Test may skew age-related macular degeneration risks in blacks

March 1, 2012

Genetic testing for age-related macular degeneration grew a little more complicated with new research suggesting that these tests may not accurately predict risk in non-Hispanic blacks.

Genetic testing for age-related macular degeneration (AMD) grew a little more complicated with new research suggesting that these tests may not acurately predict risk in non-Hispanic blacks, but Optometric Retina Society President Larry Alexander, OD, FAAO, said genetic testing still has a useful role in AMD, although clinicians need to fully understand the test and its limitations.

The investigators examined randomly selected fundus photographs using the Wisconsin Age-Related Maculopathy Grading System. They found a positive association between the ARMS2 A69S gene variant and AMD in non-Hispanic white and Mexican-American participants, but an inverse relationship from the same variant in non-Hispanic blacks.

"Regardless of the reason, if this inverse association in non-Hispanic black individuals is confirmed, genetic tests that naïvely incorporate ARMS2 A69S without considering ancestry will consistently give incorrect results to non-Hispanic black individuals," the authors wrote. "Falsely inflated risk estimates may lead to unnecessary follow-up care, increasing both cost and anxiety for these patients, while falsely decreased estimates may decrease vigilance in monitoring eye health."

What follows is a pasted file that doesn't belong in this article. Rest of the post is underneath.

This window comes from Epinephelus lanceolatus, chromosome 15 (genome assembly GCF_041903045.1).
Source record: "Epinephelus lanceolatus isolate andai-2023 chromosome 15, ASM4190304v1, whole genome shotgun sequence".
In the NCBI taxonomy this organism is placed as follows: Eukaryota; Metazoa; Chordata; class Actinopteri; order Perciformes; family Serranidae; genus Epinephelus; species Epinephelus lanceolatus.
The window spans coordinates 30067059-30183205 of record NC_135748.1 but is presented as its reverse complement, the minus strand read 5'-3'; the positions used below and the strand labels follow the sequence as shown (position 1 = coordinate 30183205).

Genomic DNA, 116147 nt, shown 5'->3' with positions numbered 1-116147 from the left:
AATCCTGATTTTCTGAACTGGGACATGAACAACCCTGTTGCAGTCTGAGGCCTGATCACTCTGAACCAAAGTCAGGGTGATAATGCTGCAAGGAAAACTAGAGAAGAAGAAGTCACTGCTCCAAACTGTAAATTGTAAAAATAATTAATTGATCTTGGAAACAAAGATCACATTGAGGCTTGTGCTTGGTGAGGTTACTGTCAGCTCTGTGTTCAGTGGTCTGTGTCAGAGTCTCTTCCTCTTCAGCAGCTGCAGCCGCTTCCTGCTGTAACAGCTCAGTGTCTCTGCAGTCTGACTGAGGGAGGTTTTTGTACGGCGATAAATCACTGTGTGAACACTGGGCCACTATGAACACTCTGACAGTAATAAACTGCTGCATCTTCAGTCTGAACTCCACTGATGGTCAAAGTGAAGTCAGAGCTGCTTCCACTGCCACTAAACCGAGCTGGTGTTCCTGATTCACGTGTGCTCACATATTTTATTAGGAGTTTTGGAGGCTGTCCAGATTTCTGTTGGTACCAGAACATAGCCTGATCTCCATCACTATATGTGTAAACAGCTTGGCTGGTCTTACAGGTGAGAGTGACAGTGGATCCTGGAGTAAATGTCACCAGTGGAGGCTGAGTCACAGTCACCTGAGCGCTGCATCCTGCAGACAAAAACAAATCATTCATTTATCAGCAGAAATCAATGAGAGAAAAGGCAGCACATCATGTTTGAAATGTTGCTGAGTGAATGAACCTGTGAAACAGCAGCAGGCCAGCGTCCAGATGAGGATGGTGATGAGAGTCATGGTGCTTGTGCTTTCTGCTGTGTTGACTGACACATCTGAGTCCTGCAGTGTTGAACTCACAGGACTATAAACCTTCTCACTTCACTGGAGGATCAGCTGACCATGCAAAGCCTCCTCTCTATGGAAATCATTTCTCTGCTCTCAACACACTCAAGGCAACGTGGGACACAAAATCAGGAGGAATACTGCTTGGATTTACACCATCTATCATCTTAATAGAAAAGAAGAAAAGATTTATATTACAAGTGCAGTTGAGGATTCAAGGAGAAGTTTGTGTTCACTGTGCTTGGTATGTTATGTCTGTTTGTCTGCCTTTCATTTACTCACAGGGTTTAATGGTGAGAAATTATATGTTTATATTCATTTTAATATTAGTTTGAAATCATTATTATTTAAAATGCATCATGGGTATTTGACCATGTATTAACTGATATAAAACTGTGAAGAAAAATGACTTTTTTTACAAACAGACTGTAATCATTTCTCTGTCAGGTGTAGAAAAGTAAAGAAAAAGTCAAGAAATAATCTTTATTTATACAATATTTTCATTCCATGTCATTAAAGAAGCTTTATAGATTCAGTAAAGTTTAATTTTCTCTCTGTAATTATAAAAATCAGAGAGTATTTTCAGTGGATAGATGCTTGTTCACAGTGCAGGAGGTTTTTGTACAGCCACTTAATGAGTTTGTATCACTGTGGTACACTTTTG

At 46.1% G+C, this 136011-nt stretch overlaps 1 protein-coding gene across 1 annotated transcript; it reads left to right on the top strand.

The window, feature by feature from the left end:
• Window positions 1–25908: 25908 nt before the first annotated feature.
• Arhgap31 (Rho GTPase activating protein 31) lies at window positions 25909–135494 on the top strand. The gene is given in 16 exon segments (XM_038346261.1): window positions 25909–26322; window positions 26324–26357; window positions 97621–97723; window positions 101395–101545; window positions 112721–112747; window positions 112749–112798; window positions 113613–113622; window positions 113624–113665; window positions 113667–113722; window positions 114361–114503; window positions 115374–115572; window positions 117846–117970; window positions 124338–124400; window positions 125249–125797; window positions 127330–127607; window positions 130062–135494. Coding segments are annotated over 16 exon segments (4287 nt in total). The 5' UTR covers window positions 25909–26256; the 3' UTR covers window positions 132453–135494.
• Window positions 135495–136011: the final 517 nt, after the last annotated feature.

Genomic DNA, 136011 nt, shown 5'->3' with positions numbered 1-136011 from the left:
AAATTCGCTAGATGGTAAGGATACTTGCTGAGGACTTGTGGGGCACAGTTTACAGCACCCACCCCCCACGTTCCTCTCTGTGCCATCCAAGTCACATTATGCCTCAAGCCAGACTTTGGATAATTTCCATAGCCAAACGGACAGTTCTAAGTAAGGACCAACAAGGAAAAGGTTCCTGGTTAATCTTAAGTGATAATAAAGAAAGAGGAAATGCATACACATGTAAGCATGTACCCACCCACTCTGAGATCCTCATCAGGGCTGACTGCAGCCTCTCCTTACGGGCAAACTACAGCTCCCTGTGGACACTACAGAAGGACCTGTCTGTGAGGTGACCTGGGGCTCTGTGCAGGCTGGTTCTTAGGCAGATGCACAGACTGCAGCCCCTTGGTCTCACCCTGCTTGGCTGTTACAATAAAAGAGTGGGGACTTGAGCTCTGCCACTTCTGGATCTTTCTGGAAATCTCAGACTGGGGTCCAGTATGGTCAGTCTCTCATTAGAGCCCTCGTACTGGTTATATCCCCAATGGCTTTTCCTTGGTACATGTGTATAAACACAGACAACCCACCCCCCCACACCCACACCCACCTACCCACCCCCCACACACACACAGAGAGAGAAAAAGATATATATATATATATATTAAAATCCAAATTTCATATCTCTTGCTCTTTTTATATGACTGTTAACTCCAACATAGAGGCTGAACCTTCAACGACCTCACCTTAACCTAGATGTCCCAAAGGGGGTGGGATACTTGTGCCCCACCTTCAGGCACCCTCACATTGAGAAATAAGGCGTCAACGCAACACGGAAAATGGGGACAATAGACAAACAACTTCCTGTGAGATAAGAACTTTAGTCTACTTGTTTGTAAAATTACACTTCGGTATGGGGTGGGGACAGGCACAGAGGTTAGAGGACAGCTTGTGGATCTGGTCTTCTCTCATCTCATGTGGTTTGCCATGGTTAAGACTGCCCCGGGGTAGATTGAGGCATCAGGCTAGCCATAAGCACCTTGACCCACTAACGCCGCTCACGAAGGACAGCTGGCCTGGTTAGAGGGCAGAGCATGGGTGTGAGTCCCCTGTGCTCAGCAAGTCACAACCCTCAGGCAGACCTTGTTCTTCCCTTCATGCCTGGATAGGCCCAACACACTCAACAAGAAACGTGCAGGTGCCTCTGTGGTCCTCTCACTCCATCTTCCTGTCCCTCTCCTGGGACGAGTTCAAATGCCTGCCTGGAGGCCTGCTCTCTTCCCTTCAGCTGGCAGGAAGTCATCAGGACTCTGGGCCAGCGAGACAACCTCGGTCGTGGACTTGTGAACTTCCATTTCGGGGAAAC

The researchers stated they did not know why the predictive value differs among racial and ethnic groups. "As our results highlight, predictive genetic testing for complex diseases faces many challenges," they wrote. "Until we fully understand how a particular genetic variant acts on disease susceptibility, great care must be taken when translating genetic tests from one race-ethnicity to another."

What it means to ODs

"Not everyone with macular drusen needs this test," Dr. Alexander said. "It can't be used in a vacuum." But he also noted that, in many cases, the initial diagnosis of AMD doesn't occur until a patient suffers vision loss in an eye, and that testing can provide the opportunity to begin earlier treatment with appropriate vitamins and changing behaviors considered risk factors for AMD.

"One of the benefits of the test is that it gives you a chance to save vision in the first eye and intervene before it's a [critical] problem," he said.

He still believes genetic testing has a place in the optometric armamentarium. Clinicians need to consider patients' family history of AMD, ethnicity, the presence of other risk factors, and cost to decide with the patient whether to proceed with a test.